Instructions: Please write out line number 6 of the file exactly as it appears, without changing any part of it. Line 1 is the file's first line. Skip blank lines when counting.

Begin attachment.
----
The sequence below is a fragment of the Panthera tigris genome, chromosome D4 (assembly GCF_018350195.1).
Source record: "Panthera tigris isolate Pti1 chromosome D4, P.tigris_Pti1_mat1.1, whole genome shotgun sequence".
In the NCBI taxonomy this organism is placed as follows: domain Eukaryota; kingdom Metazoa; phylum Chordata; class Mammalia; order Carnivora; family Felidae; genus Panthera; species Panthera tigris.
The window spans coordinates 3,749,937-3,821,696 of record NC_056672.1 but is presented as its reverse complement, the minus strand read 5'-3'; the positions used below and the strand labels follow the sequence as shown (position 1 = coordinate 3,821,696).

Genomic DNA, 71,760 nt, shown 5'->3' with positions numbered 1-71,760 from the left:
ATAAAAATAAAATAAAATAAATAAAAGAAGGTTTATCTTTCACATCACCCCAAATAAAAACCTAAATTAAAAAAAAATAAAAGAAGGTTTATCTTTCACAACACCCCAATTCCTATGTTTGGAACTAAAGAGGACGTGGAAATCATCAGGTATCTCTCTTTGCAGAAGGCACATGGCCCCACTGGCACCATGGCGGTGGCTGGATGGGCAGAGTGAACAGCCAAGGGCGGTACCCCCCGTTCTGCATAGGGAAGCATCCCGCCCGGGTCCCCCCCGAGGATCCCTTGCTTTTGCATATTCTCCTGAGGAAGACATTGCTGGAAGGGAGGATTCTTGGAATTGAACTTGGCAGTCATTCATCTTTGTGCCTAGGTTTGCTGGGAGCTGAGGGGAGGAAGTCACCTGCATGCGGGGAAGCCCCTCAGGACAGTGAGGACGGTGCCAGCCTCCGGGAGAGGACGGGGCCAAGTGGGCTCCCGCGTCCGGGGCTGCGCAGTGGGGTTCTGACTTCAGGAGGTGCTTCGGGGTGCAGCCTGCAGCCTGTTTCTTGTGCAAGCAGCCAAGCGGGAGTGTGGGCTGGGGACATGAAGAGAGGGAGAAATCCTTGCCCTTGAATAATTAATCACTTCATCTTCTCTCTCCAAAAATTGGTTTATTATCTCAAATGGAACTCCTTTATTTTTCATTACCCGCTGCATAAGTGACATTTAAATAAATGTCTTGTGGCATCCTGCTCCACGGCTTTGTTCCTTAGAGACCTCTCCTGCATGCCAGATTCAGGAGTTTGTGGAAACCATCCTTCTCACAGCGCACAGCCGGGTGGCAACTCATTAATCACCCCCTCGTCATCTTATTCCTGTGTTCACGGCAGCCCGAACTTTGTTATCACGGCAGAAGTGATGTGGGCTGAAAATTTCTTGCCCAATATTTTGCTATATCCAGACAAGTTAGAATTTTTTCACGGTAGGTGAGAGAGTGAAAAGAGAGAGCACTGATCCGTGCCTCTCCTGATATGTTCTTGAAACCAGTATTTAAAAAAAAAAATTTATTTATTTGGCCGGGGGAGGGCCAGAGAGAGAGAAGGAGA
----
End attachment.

ATAAAAATAAAATAAAATAAATAAAAGAAGGTTTATCTTTCACATCACCCCAAATAAAAACCTAAATTAAAAAAAAATAAAAGAAGGTTTATCTTTCACAACACCCCAATTCCTATGTTTGGAACTAAAGAGGACGTGGAAATCATCAGGTATCTCTCTTTGCAGAAGGCACATGGCCCCACTGGCACCATGGCGGTGGCTGGATGGGCAGAGTGAACAGCCAAGGGCGGTACCCCCCGTTCTGCATAGGGAAGCATCCCGCCCGGGTCCCCCCCGAGGATCCCTTGCTTTTGCATATTCTCCTGAGGAAGACATTGCTGGAAGGGAGGATTCTTGGAATTGAACTTGGCAGTCATTCATCTTTGTGCCTAGGTTTGCTGGGAGCTGAGGGGAGGAAGTCACCTGCATGCGGGGAAGCCCCTCAGGACAGTGAGGACGGTGCCAGCCTCCGGGAGAGGACGGGGCCAAGTGGGCTCCCGCGTCCGGGGCTGCGCAGTGGGGTTCTGACTTCAGGAGGTGCTTCGGGGTGCAGCCTGCAGCCTGTTTCTTGTGCAAGCAGCCAAGCGGGAGTGTGGGCTGGGGACATGAAGAGAGGGAGAAATCCTTGCCCTTGAATAATTAATCACTTCATCTTCTCTCTCCAAAAATTGGTTTATTATCTCAAATGGAACTCCTTTATTTTTCATTACCCGCTGCATAAGTGACATTTAAATAAATGTCTTGTGGCATCCTGCTCCACGGCTTTGTTCCTTAGAGACCTCTCCTGCATGCCAGATTCAGGAGTTTGTGGAAACCATCCTTCTCACAGCGCACAGCCGGGTGGCAACTCATTAATCACCCCCTCGTCATCTTATTCCTGTGTTCACGGCAGCCCGAACTTTGTTATCACGGCAGAAGTGATGTGGGCTGAAAATTTCTTGCCCAATATTTTGCTATATCCAGACAAGTTAGAATTTTTTCACGGTAGGTGAGAGAGTGAAAAGAGAGAGCACTGATCCGTGCCTCTCCTGATATGTTCTTGAAACCAGTATTTAAAAAAAAAAATTTATTTATTTGGCCGGGGGAGGGCCAGAGAGAGAGAAGGAGA